The roots of Italian Futurism lie in Divisionism. Boccioni, Carrà, Balla, Russolo and Severini painted great works in a Divisionist style between 1907 and 1910 before launching on the dynamic path of Futurism. The most significant works of the period are on the grand scale and almost without exception these works are housed in major museums today. Like his peers, Severini aspired to painting works on the grand scale - during this period his mentor Balla was working on a major divisionist landscape project for the interior of the Villa Borghese while his friend Boccioni was working on his celebrated divisionist landscapes of industrial areas around Rome. Paysage à Civray is undoubtedly Severini's most adventurous and succesful large scale painting of this period.
When Severini arrived in Paris, he was by his own accounts penniless, lost and bewildered. He spoke almost no French and knew noone. All he did know was that Paris was the capital of the arts, the beating heart of Modernism. It was here that the avant-garde was making the most momentous discoveries. Paris had been at the forefront of artistic development for decades, and this situation showed no signs of abating.
From Impressionism through Neo-Impressionism, from the Nabis to the
Fauves, Paris had hosted the most historic breakthroughs time and time again. The radical atmosphere was one of constant discovery and creation. Perhaps most importantly, this was the period during which
Picasso was secretly developing Cubism. Severini's intention in going
to Paris, despite his lack of language and finance, was driven by his
need to be at the cutting edge, at the centre of things, having pushed his discoveries in his Italian paintings to their limits. Severini needed more influences than were available in Rome, and had an unquenchable thirst for inspiration as well as a deep and immediate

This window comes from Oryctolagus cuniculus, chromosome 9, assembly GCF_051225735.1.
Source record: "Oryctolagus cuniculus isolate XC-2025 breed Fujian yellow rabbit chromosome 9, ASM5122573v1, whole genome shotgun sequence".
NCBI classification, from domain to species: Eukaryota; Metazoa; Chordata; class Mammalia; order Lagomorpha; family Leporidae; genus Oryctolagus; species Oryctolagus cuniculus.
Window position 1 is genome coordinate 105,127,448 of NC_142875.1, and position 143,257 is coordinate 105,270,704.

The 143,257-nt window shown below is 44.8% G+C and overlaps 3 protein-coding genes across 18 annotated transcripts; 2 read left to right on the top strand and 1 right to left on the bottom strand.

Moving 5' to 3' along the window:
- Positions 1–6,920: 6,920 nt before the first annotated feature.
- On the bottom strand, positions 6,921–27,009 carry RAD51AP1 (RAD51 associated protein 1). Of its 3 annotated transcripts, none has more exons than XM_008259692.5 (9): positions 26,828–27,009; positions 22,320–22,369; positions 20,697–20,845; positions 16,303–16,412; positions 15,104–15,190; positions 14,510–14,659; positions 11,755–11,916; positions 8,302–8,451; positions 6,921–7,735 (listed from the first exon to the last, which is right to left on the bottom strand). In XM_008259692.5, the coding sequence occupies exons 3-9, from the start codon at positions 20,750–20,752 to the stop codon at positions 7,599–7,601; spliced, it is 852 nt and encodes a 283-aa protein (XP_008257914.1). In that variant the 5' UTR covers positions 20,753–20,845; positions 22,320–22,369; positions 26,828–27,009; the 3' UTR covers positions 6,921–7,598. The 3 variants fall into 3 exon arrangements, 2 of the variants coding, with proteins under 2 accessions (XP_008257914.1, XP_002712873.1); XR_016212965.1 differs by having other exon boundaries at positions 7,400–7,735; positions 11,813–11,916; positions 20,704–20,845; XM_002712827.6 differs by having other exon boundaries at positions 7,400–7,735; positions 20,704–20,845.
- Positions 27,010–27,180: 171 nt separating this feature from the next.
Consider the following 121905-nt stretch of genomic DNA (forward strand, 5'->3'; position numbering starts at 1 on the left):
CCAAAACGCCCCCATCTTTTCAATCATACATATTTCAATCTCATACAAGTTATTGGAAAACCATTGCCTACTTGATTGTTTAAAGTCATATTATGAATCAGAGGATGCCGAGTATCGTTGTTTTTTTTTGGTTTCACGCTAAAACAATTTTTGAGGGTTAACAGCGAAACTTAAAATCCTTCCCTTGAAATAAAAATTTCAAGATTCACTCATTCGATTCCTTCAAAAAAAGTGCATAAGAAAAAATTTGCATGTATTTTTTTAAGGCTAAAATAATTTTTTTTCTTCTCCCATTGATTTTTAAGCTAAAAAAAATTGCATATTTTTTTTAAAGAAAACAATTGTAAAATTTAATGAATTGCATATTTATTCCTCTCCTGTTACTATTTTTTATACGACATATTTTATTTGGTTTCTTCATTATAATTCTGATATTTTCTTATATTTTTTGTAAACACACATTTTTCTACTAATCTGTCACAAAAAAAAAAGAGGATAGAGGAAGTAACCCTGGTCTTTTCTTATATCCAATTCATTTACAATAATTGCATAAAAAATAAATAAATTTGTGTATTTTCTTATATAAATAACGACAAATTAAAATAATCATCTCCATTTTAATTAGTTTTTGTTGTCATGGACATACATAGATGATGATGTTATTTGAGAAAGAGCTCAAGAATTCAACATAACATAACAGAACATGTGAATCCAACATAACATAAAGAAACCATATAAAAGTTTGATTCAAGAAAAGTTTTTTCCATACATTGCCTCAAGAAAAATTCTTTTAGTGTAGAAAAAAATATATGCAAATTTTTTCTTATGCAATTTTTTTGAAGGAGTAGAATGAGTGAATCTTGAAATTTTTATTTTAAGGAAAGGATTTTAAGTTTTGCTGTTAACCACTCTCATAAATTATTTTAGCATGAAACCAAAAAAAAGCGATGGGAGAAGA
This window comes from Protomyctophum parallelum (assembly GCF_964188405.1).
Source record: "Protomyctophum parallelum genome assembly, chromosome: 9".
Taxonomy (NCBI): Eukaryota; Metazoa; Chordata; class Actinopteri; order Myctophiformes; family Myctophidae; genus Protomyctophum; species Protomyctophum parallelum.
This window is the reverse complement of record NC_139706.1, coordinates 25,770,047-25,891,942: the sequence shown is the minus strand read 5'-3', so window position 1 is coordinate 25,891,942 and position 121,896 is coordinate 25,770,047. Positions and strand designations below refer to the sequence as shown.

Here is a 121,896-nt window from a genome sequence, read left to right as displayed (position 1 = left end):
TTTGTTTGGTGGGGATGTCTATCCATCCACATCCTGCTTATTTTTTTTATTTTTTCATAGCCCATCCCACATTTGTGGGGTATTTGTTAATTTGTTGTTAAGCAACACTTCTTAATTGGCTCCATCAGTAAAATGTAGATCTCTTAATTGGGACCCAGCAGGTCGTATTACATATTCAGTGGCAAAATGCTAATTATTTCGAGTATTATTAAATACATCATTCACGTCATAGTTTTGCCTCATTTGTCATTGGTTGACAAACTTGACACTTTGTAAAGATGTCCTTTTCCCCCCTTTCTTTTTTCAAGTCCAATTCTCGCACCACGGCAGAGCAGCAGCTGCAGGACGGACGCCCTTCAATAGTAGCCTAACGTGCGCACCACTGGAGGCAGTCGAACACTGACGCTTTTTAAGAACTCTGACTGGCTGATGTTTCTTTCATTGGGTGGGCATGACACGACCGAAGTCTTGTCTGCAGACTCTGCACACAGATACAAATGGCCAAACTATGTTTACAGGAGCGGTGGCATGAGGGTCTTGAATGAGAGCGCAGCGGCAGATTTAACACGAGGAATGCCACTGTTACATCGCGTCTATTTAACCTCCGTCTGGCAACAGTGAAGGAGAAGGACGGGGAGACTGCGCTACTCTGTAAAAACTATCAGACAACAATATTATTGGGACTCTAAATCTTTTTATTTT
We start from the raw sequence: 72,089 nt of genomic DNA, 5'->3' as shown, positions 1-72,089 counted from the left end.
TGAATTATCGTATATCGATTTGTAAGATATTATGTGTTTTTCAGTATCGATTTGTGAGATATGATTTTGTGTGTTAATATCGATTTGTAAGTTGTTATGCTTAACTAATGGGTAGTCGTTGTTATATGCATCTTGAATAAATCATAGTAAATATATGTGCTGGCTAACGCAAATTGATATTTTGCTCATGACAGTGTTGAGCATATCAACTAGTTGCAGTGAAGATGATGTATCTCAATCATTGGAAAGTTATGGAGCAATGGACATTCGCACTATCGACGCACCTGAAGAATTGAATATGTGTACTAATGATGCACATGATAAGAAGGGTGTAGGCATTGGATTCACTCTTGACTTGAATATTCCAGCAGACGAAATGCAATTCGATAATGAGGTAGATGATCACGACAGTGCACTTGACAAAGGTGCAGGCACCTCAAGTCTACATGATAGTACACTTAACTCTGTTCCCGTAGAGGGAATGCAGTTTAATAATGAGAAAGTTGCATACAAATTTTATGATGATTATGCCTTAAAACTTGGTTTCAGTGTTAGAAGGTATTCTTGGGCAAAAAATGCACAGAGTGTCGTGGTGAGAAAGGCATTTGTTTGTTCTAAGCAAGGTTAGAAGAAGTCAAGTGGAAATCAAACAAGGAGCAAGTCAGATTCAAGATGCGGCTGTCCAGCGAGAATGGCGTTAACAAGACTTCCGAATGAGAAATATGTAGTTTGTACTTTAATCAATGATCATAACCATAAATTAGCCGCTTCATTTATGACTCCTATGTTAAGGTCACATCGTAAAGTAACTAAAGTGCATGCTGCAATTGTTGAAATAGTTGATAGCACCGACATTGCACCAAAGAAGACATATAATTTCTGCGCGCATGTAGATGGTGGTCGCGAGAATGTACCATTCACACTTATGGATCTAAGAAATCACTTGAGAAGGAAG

understanding of the various movements prevalent at that time. He was
within a short time to become a sort of ambassador of the avant-garde, transmitting first the pioneering ideas prevalent in Paris back to his colleagues in Italy, and later, as Futurism developed as a revolutionary movement in its own right, as its spokesman in Paris.
It is of great credit to Severini that within a short time he had
become part of the notorious Bateau Lavoir group, a friend of Picasso
This ease of making friends also threw him into contact with the young doctor Pierre Declide, from Civray. In 1908, Declide said to Severini, 'When things are going badly for you, close up your studio and come stay with me. You will always be welcome in my home' (G. Severini, The Life of a Painter: The Autobiography of Gino Severini, trans. J. Franchina, Princeton, 1995, p. 49). Although at first Severini did not take the offer seriously, he soon felt the need to leave Paris, and discovered that Declide's invitation was in earnest. The resulting three month stay in Civray, and the ones that followed over the next few years, were to prove central to the painter's development, allowing him breathing space and distance from the turbulent momentum of the Parisian art scene.
In the comfort of the Declide family's home, Severini prospered. He loved provincial life in France. Declide's father, a tailor, saw the terrible state of his wardrobe and rectified the situation by making him various suits and jackets, allowing him to be presentable enough to attend local balls and events, and truly enjoy himself. Severini was also enthralled by the landscape, which formed such a vivid contrast to Paris. Paysage à Civray, painted during the artist's first stay chez Declide, shows the rolling fields with scattered trees in such a way that there appears to be no central focal point. Severini has depicted a vista, and this deliberate strategy emphasizes the sense of space, of vastness, and of distance, accentuated likewise by the large scale of the canvas. The boldness of this vista is ineffably modern in itself, Severini presenting the viewer with a bucolic counterpoint to his friend Boccioni's iconic Workshops of Porta Romana of the same year.